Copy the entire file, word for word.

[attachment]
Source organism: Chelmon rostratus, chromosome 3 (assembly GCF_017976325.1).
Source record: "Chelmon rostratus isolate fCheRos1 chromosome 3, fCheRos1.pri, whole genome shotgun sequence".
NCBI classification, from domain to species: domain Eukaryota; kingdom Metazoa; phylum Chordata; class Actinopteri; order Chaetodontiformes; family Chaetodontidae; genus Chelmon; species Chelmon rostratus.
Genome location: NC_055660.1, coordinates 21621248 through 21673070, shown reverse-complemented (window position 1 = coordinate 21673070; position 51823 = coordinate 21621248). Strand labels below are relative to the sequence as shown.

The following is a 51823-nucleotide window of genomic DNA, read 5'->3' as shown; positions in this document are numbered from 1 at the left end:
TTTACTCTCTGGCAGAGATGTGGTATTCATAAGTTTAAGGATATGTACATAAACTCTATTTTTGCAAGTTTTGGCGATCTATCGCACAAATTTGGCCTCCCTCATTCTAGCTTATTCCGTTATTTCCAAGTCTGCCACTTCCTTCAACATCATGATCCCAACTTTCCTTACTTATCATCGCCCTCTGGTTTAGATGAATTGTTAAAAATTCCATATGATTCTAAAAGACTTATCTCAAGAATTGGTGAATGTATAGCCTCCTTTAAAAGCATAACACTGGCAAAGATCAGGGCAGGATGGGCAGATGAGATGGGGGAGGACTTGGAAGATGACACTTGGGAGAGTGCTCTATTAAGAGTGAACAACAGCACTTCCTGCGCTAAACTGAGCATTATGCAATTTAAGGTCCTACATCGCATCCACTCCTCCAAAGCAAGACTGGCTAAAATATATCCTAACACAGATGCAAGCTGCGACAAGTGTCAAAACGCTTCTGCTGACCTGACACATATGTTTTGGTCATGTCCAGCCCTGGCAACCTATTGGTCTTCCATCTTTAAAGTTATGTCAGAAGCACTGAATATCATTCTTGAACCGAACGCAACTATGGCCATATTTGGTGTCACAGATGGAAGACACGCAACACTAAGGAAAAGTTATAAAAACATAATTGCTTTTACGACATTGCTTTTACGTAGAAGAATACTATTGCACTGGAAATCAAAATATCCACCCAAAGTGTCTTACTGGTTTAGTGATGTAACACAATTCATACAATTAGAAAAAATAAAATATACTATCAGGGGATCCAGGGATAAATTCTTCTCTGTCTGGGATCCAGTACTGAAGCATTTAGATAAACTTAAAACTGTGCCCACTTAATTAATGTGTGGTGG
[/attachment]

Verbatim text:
Source organism: Chelmon rostratus, chromosome 3 (assembly GCF_017976325.1).
Source record: "Chelmon rostratus isolate fCheRos1 chromosome 3, fCheRos1.pri, whole genome shotgun sequence".
NCBI classification, from domain to species: domain Eukaryota; kingdom Metazoa; phylum Chordata; class Actinopteri; order Chaetodontiformes; family Chaetodontidae; genus Chelmon; species Chelmon rostratus.
Genome location: NC_055660.1, coordinates 21621248 through 21673070, shown reverse-complemented (window position 1 = coordinate 21673070; position 51823 = coordinate 21621248). Strand labels below are relative to the sequence as shown.

The following is a 51823-nucleotide window of genomic DNA, read 5'->3' as shown; positions in this document are numbered from 1 at the left end:
TTTACTCTCTGGCAGAGATGTGGTATTCATAAGTTTAAGGATATGTACATAAACTCTATTTTTGCAAGTTTTGGCGATCTATCGCACAAATTTGGCCTCCCTCATTCTAGCTTATTCCGTTATTTCCAAGTCTGCCACTTCCTTCAACATCATGATCCCAACTTTCCTTACTTATCATCGCCCTCTGGTTTAGATGAATTGTTAAAAATTCCATATGATTCTAAAAGACTTATCTCAAGAATTGGTGAATGTATAGCCTCCTTTAAAAGCATAACACTGGCAAAGATCAGGGCAGGATGGGCAGATGAGATGGGGGAGGACTTGGAAGATGACACTTGGGAGAGTGCTCTATTAAGAGTGAACAACAGCACTTCCTGCGCTAAACTGAGCATTATGCAATTTAAGGTCCTACATCGCATCCACTCCTCCAAAGCAAGACTGGCTAAAATATATCCTAACACAGATGCAAGCTGCGACAAGTGTCAAAACGCTTCTGCTGACCTGACACATATGTTTTGGTCATGTCCAGCCCTGGCAACCTATTGGTCTTCCATCTTTAAAGTTATGTCAGAAGCACTGAATATCATTCTTGAACCGAACGCAACTATGGCCATATTTGGTGTCACAGATGGAAGACACGCAACACTAAGGAAAAGTTATAAAAACATAATTGCTTTTACGACATTGCTTTTACGTAGAAGAATACTATTGCACTGGAAATCAAAATATCCACCCAAAGTGTCTTACTGGTTTAGTGATGTAACACAATTCATACAATTAGAAAAAATAAAATATACTATCAGGGGATCCAGGGATAAATTCTTCTCTGTCTGGGATCCAGTACTGAAGCATTTAGATAAACTTAAAACTGTGCCCACTTAATTAATGTGTGGTGG